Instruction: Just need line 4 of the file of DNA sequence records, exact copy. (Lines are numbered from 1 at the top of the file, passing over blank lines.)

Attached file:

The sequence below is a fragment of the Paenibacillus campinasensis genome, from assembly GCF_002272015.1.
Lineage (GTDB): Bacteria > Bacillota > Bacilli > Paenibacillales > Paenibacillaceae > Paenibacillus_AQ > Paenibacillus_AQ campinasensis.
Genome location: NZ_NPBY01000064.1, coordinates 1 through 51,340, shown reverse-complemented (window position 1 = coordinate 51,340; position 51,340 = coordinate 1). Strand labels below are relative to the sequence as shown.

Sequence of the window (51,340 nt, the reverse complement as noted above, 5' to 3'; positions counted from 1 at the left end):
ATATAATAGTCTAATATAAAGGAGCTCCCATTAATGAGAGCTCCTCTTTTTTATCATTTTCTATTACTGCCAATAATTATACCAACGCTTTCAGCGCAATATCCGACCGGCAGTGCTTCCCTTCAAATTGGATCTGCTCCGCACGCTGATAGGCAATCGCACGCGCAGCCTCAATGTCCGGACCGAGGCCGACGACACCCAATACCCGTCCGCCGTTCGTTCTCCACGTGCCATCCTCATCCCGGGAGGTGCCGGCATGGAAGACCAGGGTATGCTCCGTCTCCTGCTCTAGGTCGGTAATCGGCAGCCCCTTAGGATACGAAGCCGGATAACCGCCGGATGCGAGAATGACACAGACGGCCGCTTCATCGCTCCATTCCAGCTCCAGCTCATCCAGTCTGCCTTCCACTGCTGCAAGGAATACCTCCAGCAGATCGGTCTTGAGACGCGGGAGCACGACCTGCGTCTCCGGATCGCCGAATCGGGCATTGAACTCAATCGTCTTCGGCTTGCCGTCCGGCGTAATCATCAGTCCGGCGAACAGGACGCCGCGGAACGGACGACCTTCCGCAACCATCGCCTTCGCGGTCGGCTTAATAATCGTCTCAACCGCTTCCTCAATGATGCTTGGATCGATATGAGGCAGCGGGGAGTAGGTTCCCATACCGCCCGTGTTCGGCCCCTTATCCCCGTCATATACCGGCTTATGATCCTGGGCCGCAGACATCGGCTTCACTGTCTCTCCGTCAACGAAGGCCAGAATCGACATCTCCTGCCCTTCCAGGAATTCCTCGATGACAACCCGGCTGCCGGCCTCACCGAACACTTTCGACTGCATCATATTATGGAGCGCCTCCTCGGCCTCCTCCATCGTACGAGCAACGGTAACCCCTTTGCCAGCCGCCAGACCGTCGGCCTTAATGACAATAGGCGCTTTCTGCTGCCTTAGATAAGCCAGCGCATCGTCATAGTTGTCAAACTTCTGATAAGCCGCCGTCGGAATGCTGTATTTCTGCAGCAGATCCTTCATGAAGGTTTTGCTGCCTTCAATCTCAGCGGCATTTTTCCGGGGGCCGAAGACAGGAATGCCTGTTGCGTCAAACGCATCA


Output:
Sequence of the window (51,340 nt, the reverse complement as noted above, 5' to 3'; positions counted from 1 at the left end):